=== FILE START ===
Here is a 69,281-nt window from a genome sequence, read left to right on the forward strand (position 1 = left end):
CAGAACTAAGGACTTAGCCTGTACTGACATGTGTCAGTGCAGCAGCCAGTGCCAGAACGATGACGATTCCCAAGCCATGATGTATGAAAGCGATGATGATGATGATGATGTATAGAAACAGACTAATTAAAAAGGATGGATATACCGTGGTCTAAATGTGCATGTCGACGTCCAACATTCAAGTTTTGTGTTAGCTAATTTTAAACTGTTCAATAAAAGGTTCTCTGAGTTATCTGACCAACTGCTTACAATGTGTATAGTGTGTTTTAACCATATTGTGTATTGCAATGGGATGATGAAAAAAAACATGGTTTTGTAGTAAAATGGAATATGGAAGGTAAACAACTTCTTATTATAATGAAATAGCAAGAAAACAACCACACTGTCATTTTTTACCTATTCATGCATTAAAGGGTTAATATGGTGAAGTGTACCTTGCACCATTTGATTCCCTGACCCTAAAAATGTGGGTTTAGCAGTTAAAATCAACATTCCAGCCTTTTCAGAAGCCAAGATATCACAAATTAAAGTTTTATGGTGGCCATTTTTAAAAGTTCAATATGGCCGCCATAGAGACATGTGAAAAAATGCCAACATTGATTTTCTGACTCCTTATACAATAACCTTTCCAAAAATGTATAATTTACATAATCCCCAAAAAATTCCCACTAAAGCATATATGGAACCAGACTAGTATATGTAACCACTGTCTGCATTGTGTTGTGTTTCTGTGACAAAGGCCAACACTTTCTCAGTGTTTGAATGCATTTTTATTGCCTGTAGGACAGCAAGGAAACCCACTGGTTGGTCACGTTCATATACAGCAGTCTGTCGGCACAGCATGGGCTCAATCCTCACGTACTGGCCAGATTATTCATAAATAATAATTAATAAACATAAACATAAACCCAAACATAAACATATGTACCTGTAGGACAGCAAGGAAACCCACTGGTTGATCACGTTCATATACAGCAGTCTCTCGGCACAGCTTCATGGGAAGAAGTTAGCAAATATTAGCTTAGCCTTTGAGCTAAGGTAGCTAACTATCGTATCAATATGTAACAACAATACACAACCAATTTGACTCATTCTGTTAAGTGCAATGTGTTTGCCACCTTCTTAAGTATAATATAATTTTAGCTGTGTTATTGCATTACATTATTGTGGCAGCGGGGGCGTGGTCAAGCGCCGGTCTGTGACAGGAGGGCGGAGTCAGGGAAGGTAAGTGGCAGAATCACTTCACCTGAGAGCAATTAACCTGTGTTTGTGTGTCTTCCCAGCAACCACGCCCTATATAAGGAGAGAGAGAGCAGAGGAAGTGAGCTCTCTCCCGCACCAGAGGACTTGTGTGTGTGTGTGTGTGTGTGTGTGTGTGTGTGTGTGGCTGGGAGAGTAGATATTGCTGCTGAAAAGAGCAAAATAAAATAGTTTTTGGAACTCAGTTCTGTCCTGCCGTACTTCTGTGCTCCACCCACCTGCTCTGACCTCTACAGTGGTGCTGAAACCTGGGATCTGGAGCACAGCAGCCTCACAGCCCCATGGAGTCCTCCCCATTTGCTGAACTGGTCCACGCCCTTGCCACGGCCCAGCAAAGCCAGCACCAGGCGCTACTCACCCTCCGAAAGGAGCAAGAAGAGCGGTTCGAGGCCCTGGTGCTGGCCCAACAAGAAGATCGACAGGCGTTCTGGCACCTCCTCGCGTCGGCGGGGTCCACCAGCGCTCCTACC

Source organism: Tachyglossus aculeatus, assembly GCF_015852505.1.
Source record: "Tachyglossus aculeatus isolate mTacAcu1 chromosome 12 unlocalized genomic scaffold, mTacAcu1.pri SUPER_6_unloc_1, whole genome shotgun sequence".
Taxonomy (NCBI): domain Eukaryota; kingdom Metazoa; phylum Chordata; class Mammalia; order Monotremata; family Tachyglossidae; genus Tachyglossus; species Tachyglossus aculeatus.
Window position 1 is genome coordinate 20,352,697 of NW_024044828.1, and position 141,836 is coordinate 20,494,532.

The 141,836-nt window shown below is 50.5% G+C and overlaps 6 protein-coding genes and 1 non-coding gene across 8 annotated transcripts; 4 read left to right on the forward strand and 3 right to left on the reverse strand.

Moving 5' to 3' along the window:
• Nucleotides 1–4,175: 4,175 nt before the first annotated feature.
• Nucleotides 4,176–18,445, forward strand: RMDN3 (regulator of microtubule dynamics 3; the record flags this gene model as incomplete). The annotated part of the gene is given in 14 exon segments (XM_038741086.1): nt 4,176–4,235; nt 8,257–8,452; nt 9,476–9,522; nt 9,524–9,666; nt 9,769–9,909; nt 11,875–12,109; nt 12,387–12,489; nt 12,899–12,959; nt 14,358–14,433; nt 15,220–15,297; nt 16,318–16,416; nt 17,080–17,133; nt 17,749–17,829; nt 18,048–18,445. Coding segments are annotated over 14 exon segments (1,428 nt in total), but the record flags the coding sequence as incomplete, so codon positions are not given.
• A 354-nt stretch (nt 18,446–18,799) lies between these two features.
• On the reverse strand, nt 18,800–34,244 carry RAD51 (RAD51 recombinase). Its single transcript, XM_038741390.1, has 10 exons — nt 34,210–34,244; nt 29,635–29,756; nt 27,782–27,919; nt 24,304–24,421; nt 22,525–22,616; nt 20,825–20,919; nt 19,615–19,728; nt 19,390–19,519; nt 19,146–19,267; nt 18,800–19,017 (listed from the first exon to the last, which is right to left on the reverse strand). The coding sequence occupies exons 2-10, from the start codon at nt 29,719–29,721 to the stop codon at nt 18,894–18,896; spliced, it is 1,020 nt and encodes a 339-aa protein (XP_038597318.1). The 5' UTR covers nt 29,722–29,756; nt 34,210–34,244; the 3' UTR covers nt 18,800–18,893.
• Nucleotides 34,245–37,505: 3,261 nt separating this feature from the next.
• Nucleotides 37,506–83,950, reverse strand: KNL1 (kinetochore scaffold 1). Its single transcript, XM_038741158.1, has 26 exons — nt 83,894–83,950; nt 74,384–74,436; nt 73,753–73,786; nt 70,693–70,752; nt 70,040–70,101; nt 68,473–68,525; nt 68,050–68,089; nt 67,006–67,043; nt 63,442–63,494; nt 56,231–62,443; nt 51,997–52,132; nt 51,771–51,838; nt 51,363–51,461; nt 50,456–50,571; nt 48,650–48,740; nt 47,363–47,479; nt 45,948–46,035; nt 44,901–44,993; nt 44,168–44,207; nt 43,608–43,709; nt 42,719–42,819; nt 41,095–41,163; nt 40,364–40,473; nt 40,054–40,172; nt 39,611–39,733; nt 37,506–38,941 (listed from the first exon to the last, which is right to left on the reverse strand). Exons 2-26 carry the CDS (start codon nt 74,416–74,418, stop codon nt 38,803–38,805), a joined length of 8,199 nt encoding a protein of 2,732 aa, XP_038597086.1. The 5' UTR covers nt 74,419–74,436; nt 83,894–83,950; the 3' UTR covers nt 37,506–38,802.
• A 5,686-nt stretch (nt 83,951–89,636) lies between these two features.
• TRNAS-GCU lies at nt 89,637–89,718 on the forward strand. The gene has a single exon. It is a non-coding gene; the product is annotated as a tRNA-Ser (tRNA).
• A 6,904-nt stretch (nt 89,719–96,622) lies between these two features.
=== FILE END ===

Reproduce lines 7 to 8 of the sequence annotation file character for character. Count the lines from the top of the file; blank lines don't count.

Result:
The 141,836-nt window shown below is 50.5% G+C and overlaps 6 protein-coding genes and 1 non-coding gene across 8 annotated transcripts; 4 read left to right on the forward strand and 3 right to left on the reverse strand.

Moving 5' to 3' along the window: